Lois Chaplin, Contributing Writer
This time of year, warm days tease us with early flowers. The best known are daffodils and forsythia, but there is one vine with a heavenly fragrance that you will smell long before you see it. It’s Armand clematis, which is also called evergreen clematis. Clematis armandii (pronounced r-mon-dee-i) is a very long, vigorous evergreen vine much appreciated by gardeners who own it not just for its wonderful fragrance, but also for its ability to cover lots of sins in the garden. As long as it has something to wrap around while it climbs, this vine will cover just about anything.
In late February or early March, the few that are in my neighborhood cover themselves with white, star-shaped blooms that are especially long lasting because they bloom at a time when the world is refrigerated. In fact, almost all blooms that appear in early spring last longer because of the preserving effects of cool air. Armand clematis keeps its clusters of pretty blooms about a month in spite of late-winter rains and light frost. Although each flower is only about 2 inches in diameter, there are many of them appearing at the tips of the branches of each vine to give the plant a snow covered look. The glossy and leathery leaves are a nice backdrop to the fresh, white blooms at a time when the landscape is still bare.
Give Armand clematis lots of room to grow, or be prepared to prune it every year. It behaves when pruned, and the vines are not nearly as thick or woody as that of another early bloomer, wisteria. The thinner vines of Armand are much better behaved, but capable of growing 20 feet or longer. Gardeners can use this to their advantage to train the plant across a long trellis or the top of a long fence. The vine twists and scrambles as it climbs, and can be easily trained to climb up sturdy wires until it gets to the top of the fence or other horizontal destination. It uses its leaf stems like tendrils grabbing the wire or itself as it grows.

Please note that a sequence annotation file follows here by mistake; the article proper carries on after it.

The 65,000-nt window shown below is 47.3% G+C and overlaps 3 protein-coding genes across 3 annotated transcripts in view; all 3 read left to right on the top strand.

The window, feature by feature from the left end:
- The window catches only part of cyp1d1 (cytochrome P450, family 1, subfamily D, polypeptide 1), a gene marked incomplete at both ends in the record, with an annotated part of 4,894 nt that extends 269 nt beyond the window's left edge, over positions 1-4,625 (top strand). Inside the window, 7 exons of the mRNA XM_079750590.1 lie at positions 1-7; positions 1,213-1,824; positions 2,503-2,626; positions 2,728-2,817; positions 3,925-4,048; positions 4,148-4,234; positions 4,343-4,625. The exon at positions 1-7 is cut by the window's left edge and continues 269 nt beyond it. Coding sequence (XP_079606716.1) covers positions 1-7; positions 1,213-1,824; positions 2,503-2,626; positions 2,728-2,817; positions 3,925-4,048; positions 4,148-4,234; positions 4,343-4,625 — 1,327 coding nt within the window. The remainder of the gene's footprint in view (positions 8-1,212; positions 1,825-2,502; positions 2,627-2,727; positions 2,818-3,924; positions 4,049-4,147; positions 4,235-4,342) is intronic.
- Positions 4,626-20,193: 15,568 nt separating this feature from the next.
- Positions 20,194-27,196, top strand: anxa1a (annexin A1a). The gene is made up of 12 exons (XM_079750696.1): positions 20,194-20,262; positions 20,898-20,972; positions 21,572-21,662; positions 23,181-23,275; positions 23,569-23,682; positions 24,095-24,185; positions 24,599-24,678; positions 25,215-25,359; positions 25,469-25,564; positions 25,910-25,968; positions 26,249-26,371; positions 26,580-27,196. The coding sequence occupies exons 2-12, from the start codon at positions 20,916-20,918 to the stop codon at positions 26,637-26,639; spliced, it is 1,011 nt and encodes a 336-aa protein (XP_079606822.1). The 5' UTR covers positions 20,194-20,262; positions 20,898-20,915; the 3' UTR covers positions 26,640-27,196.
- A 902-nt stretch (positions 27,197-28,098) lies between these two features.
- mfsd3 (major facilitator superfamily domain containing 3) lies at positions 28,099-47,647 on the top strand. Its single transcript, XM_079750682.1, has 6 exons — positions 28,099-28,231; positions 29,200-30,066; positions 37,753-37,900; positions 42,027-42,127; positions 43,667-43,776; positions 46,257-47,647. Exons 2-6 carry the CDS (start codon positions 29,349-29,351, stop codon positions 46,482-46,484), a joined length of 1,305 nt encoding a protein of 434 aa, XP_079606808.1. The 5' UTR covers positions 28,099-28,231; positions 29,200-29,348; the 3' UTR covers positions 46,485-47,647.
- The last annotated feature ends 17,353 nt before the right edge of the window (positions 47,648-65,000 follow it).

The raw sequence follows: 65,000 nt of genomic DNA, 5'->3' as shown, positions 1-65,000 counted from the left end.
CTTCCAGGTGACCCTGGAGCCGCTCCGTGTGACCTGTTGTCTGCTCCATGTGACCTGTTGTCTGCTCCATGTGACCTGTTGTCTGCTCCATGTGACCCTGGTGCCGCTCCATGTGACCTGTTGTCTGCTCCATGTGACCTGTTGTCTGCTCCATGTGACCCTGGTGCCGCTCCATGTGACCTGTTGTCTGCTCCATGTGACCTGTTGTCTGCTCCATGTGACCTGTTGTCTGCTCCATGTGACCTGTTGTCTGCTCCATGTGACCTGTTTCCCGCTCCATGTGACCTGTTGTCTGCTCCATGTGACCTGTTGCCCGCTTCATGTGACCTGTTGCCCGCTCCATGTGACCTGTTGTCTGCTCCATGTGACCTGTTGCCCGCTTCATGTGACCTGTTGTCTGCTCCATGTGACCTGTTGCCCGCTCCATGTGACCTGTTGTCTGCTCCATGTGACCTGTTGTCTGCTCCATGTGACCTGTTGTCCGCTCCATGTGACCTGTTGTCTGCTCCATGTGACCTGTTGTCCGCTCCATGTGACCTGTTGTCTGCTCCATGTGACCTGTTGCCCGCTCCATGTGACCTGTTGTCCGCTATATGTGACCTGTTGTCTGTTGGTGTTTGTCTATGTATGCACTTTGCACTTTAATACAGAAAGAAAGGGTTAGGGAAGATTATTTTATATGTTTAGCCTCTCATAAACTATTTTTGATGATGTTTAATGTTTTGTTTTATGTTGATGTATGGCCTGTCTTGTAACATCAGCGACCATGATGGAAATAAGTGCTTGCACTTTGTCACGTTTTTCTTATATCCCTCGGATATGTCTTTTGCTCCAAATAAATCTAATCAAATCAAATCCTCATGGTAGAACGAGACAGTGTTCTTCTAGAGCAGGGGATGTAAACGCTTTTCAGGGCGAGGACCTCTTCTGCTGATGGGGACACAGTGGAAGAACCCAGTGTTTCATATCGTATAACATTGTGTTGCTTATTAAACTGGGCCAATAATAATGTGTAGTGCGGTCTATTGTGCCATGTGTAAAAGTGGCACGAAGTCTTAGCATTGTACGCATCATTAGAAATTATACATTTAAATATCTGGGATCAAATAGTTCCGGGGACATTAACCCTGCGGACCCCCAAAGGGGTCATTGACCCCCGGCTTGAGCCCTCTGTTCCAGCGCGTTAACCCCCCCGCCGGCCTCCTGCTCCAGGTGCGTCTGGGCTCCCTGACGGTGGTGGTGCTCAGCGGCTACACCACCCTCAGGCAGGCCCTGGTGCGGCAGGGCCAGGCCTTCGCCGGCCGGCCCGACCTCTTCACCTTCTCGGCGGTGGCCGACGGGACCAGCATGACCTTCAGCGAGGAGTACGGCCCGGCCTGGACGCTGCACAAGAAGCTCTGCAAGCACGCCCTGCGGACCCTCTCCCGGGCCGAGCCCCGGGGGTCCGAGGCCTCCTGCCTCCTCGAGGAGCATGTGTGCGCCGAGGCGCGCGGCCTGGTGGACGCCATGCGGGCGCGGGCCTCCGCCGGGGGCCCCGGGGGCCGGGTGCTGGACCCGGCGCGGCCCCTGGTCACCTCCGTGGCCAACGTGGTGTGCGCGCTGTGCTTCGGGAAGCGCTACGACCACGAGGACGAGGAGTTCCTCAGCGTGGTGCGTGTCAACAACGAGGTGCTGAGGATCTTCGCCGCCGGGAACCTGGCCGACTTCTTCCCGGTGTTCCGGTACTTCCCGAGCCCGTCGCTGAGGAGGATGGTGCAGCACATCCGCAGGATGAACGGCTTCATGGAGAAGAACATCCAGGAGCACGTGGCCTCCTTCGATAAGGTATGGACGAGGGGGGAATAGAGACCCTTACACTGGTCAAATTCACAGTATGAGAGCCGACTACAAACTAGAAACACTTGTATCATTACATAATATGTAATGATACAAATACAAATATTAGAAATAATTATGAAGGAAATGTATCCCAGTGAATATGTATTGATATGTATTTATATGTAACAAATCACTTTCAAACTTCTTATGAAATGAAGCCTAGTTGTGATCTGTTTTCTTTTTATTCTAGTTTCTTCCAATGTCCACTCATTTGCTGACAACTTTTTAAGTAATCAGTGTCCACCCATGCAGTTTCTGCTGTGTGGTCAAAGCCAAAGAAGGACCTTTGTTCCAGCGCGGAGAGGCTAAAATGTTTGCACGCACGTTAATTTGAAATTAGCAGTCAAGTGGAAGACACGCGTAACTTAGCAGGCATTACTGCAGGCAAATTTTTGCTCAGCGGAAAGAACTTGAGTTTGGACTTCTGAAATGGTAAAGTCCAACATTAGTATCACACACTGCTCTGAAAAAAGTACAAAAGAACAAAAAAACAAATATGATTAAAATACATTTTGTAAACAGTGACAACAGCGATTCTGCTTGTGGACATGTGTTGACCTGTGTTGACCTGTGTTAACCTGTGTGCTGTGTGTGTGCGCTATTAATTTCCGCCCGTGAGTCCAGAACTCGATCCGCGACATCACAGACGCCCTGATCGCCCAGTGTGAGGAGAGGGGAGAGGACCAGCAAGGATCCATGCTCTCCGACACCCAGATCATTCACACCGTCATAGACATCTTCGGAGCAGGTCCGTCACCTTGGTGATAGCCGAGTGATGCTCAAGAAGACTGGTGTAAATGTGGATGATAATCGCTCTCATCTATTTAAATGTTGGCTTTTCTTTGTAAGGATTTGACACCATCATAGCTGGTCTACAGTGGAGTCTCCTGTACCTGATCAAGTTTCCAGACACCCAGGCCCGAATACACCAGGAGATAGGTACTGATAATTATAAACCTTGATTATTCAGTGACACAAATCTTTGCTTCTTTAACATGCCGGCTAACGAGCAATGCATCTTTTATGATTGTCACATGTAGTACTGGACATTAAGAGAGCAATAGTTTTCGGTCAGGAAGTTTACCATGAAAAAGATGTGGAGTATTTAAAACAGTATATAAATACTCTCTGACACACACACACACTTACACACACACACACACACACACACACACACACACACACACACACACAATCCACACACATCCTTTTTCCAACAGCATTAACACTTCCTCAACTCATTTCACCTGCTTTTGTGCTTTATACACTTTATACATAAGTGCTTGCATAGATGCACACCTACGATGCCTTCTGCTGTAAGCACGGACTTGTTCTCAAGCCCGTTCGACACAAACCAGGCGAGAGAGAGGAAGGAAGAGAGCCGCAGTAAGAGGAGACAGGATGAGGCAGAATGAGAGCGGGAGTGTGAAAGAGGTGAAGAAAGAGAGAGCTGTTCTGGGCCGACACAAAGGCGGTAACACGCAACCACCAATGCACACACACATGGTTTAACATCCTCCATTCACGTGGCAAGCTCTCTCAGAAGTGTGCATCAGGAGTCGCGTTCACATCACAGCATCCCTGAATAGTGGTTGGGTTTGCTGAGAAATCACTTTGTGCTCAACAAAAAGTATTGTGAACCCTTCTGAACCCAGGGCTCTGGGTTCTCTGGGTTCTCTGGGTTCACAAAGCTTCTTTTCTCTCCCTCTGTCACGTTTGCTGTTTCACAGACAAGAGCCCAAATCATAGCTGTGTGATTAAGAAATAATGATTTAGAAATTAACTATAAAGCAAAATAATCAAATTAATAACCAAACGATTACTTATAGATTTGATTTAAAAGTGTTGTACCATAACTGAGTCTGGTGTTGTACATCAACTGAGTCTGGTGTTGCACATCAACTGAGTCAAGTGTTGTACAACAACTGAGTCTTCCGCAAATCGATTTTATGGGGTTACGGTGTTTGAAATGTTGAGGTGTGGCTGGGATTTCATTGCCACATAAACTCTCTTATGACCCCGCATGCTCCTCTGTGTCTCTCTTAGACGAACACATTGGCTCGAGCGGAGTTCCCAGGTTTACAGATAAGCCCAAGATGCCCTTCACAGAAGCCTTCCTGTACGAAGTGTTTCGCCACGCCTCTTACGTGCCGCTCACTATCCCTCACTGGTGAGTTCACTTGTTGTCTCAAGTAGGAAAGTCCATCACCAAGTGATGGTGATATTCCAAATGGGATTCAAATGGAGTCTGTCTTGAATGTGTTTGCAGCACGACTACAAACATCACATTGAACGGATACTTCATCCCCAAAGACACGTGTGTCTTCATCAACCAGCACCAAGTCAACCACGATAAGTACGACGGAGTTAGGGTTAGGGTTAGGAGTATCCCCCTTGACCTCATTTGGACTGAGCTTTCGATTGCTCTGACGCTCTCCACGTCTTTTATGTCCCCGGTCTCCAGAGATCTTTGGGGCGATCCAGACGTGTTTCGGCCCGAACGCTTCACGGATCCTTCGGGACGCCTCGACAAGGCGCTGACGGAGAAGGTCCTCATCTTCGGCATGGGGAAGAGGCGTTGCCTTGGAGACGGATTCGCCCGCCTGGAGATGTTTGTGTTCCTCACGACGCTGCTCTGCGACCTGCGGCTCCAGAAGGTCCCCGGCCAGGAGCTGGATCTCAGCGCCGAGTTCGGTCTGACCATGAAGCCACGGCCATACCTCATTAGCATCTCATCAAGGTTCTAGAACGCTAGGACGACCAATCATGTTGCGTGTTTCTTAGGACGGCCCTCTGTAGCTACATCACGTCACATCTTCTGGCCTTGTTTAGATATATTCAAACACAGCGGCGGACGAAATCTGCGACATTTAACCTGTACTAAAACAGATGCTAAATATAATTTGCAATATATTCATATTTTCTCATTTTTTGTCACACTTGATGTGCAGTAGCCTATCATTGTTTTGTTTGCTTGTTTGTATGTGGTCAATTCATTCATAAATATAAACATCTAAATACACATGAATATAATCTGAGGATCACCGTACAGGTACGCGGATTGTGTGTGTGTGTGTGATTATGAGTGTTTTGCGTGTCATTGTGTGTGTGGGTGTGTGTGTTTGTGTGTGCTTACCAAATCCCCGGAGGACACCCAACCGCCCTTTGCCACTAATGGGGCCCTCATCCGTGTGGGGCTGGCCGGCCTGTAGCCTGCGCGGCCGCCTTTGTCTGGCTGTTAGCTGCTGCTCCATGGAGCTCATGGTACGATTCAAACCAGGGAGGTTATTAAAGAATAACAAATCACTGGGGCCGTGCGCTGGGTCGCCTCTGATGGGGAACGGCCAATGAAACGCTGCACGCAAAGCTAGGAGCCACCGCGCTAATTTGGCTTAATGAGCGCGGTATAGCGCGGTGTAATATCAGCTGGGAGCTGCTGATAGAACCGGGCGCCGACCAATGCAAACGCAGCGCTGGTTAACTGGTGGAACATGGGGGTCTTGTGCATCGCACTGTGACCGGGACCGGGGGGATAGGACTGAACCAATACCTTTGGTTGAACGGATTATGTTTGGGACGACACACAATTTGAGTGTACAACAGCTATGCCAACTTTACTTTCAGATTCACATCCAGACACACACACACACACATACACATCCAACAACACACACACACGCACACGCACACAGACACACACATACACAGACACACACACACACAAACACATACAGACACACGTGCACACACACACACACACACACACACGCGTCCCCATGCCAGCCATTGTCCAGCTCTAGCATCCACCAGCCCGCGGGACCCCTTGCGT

Because of its propensity to climb over itself and make a tangle, Armand is not always a tidy vine. It may need to be guided and pruned. Old established vines often need pruning from underneath to clear away the older, dead vines that have been choked out by younger ones. Do this once a year, right after it blooms. The blossoms appear on old wood, so early pruning encourages fresh growth and blooms for next spring. If needed, prune an old vine back to a foot or so from the ground.
Armand clematis grows throughout Alabama. Its blooms follow the progression of early spring from February to mid-March as you move up from the coast to north Alabama. Armand can grow in full sun, but generally the vine does best in partial shade. The light shade of pines is perfect. It’s a great solution for the north side of a structure, too. Give it a good, rich planting hole well amended with compost or other organic matter where there is perfect drainage. Like many plants, it does not like wet feet. After the first few years, well-established plants become surprisingly drought tolerant. It is also generally pest-free. In spring, new leaves appear as the old ones pass, so don’t be alarmed by leaf drop in spring. This is true of many evergreens such as holly, live oak, and magnolia, too.
In addition to the most common white-flowered variety, there is a selection called Apple Blossom that bears light pink buds and flowers that age to white. It has won an Award of Garden Merit from the Royal Horticultural Society in England. After smelling Armand clematis blooms this spring, chances are you’ll be looking for a spot to plant one
in your garden.
Lois Chaplin is an accomplished gardener and author. Her work appears here courtesy of Alabama Farmers Cooperative.